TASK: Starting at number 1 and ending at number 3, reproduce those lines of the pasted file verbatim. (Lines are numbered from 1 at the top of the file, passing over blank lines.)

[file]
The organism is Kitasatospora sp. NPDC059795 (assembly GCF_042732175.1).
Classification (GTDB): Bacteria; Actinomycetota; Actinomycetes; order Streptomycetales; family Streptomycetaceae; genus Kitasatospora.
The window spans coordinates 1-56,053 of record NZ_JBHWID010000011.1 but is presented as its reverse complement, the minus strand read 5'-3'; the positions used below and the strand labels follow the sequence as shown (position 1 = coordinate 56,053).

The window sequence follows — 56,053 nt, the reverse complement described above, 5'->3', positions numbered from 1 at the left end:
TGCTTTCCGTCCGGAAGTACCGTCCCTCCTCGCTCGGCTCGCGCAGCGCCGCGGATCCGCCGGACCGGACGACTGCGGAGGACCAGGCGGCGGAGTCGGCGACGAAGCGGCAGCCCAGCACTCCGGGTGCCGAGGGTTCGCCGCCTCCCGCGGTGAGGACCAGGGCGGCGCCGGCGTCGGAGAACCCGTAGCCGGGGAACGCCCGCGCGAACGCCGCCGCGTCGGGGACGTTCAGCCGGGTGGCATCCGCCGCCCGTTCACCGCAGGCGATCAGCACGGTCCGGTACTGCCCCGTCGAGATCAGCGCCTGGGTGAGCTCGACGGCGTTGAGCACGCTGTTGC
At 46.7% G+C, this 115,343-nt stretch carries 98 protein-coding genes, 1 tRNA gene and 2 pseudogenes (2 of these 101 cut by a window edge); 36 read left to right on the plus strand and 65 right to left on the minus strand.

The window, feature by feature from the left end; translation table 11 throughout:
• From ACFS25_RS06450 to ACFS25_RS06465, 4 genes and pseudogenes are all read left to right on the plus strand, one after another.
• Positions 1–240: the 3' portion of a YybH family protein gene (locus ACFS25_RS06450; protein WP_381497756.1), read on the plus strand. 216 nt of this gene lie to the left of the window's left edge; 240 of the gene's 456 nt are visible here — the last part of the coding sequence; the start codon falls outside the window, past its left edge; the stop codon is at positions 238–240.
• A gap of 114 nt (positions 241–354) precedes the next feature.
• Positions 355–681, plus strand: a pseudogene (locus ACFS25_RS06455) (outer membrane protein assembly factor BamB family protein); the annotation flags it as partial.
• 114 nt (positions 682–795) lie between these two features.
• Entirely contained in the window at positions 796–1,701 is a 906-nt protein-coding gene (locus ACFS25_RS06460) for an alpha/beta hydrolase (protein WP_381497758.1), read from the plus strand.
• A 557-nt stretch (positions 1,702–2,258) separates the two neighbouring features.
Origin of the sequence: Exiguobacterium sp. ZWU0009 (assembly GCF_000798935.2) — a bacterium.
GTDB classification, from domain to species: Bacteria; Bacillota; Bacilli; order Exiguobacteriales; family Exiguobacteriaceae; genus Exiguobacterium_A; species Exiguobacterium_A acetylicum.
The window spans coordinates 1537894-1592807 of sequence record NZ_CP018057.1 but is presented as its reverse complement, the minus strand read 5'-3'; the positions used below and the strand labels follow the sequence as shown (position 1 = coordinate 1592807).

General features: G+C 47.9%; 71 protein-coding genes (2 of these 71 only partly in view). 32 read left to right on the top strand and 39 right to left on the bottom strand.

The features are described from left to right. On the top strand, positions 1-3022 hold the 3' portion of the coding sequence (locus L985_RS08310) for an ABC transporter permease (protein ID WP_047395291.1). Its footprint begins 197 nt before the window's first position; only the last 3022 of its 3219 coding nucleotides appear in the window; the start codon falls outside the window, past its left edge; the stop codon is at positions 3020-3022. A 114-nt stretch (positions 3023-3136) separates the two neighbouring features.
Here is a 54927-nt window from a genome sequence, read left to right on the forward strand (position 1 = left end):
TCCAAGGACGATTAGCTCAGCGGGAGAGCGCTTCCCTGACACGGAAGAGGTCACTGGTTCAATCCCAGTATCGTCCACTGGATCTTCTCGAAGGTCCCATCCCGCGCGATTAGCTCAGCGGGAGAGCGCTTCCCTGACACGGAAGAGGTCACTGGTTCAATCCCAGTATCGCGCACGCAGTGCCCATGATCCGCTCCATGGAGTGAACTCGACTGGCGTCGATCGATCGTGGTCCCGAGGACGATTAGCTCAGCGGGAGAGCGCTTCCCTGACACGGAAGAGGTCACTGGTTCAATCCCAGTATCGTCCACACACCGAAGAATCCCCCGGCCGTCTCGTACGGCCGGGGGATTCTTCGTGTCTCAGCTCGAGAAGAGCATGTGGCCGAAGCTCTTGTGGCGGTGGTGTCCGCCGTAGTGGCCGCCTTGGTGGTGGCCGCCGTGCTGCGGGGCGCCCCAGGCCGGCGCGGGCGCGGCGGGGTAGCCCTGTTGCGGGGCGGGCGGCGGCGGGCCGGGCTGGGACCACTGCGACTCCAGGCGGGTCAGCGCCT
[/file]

The organism is Kitasatospora sp. NPDC059795 (assembly GCF_042732175.1).
Classification (GTDB): Bacteria; Actinomycetota; Actinomycetes; order Streptomycetales; family Streptomycetaceae; genus Kitasatospora.
The window spans coordinates 1-56,053 of record NZ_JBHWID010000011.1 but is presented as its reverse complement, the minus strand read 5'-3'; the positions used below and the strand labels follow the sequence as shown (position 1 = coordinate 56,053).